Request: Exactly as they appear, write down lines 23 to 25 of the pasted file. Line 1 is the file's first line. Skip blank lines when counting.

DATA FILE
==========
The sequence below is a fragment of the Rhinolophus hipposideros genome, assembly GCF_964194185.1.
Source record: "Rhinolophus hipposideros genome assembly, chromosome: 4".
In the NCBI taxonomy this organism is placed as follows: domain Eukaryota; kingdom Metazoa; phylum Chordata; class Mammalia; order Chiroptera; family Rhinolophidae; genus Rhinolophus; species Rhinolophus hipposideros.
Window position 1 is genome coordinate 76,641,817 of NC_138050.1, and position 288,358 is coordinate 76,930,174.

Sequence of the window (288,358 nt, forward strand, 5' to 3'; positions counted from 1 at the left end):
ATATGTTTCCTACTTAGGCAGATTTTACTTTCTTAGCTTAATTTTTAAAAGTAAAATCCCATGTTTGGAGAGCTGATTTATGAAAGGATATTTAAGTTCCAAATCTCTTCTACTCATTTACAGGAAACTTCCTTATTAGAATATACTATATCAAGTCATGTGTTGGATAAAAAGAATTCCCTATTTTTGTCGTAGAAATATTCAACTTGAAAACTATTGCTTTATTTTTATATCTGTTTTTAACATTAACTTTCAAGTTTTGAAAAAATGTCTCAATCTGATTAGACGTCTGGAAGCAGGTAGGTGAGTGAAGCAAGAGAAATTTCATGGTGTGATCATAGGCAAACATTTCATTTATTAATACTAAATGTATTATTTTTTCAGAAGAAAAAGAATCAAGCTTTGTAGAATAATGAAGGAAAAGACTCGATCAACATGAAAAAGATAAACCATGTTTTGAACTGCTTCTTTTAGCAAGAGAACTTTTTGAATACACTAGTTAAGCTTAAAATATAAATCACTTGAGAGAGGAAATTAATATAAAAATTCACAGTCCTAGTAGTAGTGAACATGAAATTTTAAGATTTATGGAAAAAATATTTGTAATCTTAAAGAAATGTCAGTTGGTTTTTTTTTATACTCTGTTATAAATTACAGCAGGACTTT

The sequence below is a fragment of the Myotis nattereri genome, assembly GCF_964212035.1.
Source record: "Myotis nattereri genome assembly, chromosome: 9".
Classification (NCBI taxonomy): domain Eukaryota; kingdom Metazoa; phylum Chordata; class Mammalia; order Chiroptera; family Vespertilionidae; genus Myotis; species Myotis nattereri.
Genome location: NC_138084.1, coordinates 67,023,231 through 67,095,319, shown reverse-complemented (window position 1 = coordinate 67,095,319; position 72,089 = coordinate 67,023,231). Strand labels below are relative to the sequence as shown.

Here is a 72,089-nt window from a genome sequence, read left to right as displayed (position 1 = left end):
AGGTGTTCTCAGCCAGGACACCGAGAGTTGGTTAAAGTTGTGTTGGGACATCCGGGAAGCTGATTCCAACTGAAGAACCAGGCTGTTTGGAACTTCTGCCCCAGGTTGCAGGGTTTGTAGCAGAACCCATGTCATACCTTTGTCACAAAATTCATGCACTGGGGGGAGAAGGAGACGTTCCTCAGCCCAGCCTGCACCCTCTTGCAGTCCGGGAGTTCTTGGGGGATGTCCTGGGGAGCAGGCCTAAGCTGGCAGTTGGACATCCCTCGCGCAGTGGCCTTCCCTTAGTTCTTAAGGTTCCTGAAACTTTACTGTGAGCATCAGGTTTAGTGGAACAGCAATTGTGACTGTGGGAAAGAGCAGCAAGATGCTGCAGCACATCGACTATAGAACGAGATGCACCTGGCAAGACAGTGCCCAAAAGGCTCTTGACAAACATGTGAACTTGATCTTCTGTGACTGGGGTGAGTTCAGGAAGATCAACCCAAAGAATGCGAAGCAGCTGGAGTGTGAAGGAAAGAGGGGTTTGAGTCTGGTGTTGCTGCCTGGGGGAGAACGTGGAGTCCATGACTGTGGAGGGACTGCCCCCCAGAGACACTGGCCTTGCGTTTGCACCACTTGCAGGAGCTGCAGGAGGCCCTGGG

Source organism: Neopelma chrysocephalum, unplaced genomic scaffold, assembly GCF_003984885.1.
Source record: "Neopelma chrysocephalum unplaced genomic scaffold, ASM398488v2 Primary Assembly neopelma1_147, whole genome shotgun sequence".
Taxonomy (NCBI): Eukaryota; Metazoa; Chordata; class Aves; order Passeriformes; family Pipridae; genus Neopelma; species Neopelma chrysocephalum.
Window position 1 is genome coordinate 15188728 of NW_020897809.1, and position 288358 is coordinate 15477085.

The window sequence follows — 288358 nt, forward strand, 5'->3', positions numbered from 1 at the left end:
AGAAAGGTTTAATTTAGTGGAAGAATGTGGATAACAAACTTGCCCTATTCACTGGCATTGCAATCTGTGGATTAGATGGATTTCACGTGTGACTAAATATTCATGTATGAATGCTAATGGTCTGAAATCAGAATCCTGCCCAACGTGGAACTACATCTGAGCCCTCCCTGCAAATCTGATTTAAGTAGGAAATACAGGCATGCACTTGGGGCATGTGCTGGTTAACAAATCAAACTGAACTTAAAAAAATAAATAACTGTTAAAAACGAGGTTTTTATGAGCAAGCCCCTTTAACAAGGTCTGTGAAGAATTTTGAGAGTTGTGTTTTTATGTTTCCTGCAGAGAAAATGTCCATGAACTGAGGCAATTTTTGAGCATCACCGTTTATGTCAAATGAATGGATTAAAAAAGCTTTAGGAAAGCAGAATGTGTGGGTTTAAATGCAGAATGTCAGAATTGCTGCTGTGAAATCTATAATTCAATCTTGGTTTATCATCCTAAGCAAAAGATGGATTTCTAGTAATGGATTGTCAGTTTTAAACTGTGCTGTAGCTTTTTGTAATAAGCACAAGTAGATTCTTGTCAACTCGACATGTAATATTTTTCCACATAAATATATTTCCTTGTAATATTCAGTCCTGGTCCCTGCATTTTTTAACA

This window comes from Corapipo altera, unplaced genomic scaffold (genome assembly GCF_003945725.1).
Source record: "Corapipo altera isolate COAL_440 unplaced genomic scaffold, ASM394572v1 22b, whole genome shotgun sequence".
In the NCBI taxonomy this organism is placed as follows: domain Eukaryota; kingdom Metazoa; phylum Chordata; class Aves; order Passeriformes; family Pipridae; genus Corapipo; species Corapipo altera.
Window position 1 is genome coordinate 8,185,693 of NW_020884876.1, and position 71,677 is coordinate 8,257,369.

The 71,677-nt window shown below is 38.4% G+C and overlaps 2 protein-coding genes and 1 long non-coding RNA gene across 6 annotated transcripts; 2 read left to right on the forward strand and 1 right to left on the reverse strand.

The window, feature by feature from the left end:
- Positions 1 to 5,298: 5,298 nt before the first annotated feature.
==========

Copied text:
The 71,677-nt window shown below is 38.4% G+C and overlaps 2 protein-coding genes and 1 long non-coding RNA gene across 6 annotated transcripts; 2 read left to right on the forward strand and 1 right to left on the reverse strand.

The window, feature by feature from the left end:
- Positions 1 to 5,298: 5,298 nt before the first annotated feature.